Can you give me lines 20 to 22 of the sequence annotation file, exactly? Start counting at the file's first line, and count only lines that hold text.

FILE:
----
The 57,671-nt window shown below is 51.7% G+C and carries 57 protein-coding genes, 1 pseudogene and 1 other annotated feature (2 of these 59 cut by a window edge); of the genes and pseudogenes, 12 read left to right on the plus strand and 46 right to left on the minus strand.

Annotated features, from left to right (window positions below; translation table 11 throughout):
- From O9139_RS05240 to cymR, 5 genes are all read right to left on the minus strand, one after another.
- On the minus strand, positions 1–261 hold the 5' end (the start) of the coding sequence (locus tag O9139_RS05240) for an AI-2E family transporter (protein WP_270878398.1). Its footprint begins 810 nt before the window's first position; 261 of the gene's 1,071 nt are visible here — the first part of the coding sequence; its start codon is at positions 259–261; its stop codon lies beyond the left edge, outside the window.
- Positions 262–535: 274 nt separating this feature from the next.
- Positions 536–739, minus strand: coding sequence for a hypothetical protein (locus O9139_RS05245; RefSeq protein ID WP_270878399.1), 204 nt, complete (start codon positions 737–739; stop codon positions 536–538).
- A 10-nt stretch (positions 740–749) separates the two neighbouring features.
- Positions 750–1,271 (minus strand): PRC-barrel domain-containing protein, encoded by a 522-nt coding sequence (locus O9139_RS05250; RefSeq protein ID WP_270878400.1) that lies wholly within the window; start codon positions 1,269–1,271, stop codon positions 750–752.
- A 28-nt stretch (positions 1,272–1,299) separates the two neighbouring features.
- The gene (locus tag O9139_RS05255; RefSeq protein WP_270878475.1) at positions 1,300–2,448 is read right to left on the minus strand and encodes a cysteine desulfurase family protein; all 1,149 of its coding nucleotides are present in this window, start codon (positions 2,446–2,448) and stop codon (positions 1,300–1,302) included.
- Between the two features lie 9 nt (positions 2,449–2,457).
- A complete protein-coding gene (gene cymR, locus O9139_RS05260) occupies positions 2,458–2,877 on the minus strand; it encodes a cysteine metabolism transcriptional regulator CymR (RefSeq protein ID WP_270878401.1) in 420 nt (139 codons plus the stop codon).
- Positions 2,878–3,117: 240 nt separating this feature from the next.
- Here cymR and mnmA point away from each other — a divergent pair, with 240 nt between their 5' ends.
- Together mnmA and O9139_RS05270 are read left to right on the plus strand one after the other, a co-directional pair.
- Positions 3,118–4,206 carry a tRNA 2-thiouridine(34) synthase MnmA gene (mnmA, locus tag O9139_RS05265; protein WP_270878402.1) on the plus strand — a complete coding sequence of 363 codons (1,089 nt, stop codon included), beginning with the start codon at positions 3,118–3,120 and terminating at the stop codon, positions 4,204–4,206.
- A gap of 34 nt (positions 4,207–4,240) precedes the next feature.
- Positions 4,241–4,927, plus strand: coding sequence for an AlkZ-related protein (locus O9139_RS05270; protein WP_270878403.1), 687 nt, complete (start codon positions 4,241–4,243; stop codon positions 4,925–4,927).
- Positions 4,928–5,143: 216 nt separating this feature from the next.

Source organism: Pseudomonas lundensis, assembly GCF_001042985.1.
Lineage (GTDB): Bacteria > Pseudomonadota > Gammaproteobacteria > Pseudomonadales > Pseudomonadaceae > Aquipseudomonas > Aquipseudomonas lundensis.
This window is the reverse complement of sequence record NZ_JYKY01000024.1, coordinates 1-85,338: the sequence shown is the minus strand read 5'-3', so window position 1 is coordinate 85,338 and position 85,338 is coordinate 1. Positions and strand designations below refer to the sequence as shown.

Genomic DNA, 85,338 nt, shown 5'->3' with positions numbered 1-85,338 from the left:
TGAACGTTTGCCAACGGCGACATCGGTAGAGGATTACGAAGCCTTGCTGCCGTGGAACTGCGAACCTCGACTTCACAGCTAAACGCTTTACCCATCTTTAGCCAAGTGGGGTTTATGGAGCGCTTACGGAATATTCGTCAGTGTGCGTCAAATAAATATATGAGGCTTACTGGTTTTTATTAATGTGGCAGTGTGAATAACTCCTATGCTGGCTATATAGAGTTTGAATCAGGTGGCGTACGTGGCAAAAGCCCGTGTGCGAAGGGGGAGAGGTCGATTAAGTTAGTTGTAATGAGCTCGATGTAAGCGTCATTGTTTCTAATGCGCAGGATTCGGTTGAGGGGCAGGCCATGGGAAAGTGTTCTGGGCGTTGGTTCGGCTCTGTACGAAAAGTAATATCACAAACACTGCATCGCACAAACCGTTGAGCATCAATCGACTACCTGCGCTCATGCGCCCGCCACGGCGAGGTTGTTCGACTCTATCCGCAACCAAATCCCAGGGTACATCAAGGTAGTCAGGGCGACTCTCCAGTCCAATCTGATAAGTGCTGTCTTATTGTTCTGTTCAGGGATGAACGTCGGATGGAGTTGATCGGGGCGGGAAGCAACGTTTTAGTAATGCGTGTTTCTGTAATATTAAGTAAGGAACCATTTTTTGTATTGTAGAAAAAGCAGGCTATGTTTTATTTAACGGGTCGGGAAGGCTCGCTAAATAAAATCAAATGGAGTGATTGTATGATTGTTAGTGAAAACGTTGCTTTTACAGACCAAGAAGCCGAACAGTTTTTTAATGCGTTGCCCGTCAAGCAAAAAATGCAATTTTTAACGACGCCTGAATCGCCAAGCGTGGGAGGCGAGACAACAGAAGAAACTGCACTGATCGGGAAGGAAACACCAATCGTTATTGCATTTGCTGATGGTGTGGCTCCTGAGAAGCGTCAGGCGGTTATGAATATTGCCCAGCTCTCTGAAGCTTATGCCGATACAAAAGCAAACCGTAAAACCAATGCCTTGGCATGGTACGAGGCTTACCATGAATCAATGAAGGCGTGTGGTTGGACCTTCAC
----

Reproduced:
Source organism: Pseudomonas lundensis, assembly GCF_001042985.1.
Lineage (GTDB): Bacteria > Pseudomonadota > Gammaproteobacteria > Pseudomonadales > Pseudomonadaceae > Aquipseudomonas > Aquipseudomonas lundensis.
This window is the reverse complement of sequence record NZ_JYKY01000024.1, coordinates 1-85,338: the sequence shown is the minus strand read 5'-3', so window position 1 is coordinate 85,338 and position 85,338 is coordinate 1. Positions and strand designations below refer to the sequence as shown.